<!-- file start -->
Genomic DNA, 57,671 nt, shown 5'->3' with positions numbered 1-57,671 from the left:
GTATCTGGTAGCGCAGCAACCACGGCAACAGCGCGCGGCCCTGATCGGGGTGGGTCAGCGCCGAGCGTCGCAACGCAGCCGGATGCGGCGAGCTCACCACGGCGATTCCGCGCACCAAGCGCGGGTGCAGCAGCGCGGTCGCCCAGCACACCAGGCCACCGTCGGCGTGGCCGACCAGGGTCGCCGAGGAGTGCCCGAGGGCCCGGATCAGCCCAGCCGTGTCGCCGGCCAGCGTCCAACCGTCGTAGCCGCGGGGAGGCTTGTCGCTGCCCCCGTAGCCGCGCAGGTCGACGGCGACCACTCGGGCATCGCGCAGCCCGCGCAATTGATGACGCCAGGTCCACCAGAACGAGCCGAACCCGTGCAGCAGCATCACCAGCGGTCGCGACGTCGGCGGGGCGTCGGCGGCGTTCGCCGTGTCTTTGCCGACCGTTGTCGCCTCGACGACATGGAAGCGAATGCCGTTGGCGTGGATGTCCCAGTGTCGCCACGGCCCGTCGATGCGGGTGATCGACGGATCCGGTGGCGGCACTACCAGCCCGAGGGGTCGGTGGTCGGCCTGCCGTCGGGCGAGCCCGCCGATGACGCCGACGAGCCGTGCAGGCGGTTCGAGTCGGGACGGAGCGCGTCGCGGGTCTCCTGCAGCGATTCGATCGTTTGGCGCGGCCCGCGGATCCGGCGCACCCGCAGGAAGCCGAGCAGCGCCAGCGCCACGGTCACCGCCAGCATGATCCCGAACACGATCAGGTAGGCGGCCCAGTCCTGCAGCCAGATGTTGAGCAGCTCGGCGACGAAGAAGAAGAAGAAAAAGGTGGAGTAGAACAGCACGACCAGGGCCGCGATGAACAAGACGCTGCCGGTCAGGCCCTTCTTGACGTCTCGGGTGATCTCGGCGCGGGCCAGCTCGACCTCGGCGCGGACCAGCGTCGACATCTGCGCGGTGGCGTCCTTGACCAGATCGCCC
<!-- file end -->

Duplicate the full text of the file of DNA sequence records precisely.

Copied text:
Genomic DNA, 57,671 nt, shown 5'->3' with positions numbered 1-57,671 from the left:
GTATCTGGTAGCGCAGCAACCACGGCAACAGCGCGCGGCCCTGATCGGGGTGGGTCAGCGCCGAGCGTCGCAACGCAGCCGGATGCGGCGAGCTCACCACGGCGATTCCGCGCACCAAGCGCGGGTGCAGCAGCGCGGTCGCCCAGCACACCAGGCCACCGTCGGCGTGGCCGACCAGGGTCGCCGAGGAGTGCCCGAGGGCCCGGATCAGCCCAGCCGTGTCGCCGGCCAGCGTCCAACCGTCGTAGCCGCGGGGAGGCTTGTCGCTGCCCCCGTAGCCGCGCAGGTCGACGGCGACCACTCGGGCATCGCGCAGCCCGCGCAATTGATGACGCCAGGTCCACCAGAACGAGCCGAACCCGTGCAGCAGCATCACCAGCGGTCGCGACGTCGGCGGGGCGTCGGCGGCGTTCGCCGTGTCTTTGCCGACCGTTGTCGCCTCGACGACATGGAAGCGAATGCCGTTGGCGTGGATGTCCCAGTGTCGCCACGGCCCGTCGATGCGGGTGATCGACGGATCCGGTGGCGGCACTACCAGCCCGAGGGGTCGGTGGTCGGCCTGCCGTCGGGCGAGCCCGCCGATGACGCCGACGAGCCGTGCAGGCGGTTCGAGTCGGGACGGAGCGCGTCGCGGGTCTCCTGCAGCGATTCGATCGTTTGGCGCGGCCCGCGGATCCGGCGCACCCGCAGGAAGCCGAGCAGCGCCAGCGCCACGGTCACCGCCAGCATGATCCCGAACACGATCAGGTAGGCGGCCCAGTCCTGCAGCCAGATGTTGAGCAGCTCGGCGACGAAGAAGAAGAAGAAAAAGGTGGAGTAGAACAGCACGACCAGGGCCGCGATGAACAAGACGCTGCCGGTCAGGCCCTTCTTGACGTCTCGGGTGATCTCGGCGCGGGCCAGCTCGACCTCGGCGCGGACCAGCGTCGACATCTGCGCGGTGGCGTCCTTGACCAGATCGCCC